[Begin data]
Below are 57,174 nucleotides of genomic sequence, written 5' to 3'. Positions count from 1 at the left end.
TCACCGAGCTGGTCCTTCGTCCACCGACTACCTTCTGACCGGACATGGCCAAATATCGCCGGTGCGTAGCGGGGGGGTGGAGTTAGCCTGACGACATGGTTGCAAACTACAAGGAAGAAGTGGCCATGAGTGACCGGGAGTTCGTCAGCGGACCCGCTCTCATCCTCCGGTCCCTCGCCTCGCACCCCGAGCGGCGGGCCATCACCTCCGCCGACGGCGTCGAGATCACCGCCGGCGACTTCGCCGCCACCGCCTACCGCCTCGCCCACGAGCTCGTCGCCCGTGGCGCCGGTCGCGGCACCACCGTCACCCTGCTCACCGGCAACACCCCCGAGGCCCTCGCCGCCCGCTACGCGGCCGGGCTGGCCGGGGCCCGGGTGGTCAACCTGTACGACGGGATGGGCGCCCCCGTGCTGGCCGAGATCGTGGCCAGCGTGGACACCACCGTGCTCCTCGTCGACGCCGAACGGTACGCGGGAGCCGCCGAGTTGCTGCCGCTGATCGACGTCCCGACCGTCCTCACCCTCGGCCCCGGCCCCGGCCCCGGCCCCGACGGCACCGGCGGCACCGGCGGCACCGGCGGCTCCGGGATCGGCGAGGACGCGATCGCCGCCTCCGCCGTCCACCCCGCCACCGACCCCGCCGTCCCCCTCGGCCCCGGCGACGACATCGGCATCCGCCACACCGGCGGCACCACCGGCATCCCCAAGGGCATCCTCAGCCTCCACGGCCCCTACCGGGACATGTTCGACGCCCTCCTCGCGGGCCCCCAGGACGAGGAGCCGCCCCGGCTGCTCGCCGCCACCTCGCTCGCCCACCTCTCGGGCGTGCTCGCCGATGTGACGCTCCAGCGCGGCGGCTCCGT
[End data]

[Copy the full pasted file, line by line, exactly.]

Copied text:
Below are 57,174 nucleotides of genomic sequence, written 5' to 3'. Positions count from 1 at the left end.
TCACCGAGCTGGTCCTTCGTCCACCGACTACCTTCTGACCGGACATGGCCAAATATCGCCGGTGCGTAGCGGGGGGGTGGAGTTAGCCTGACGACATGGTTGCAAACTACAAGGAAGAAGTGGCCATGAGTGACCGGGAGTTCGTCAGCGGACCCGCTCTCATCCTCCGGTCCCTCGCCTCGCACCCCGAGCGGCGGGCCATCACCTCCGCCGACGGCGTCGAGATCACCGCCGGCGACTTCGCCGCCACCGCCTACCGCCTCGCCCACGAGCTCGTCGCCCGTGGCGCCGGTCGCGGCACCACCGTCACCCTGCTCACCGGCAACACCCCCGAGGCCCTCGCCGCCCGCTACGCGGCCGGGCTGGCCGGGGCCCGGGTGGTCAACCTGTACGACGGGATGGGCGCCCCCGTGCTGGCCGAGATCGTGGCCAGCGTGGACACCACCGTGCTCCTCGTCGACGCCGAACGGTACGCGGGAGCCGCCGAGTTGCTGCCGCTGATCGACGTCCCGACCGTCCTCACCCTCGGCCCCGGCCCCGGCCCCGGCCCCGACGGCACCGGCGGCACCGGCGGCACCGGCGGCTCCGGGATCGGCGAGGACGCGATCGCCGCCTCCGCCGTCCACCCCGCCACCGACCCCGCCGTCCCCCTCGGCCCCGGCGACGACATCGGCATCCGCCACACCGGCGGCACCACCGGCATCCCCAAGGGCATCCTCAGCCTCCACGGCCCCTACCGGGACATGTTCGACGCCCTCCTCGCGGGCCCCCAGGACGAGGAGCCGCCCCGGCTGCTCGCCGCCACCTCGCTCGCCCACCTCTCGGGCGTGCTCGCCGATGTGACGCTCCAGCGCGGCGGCTCCGT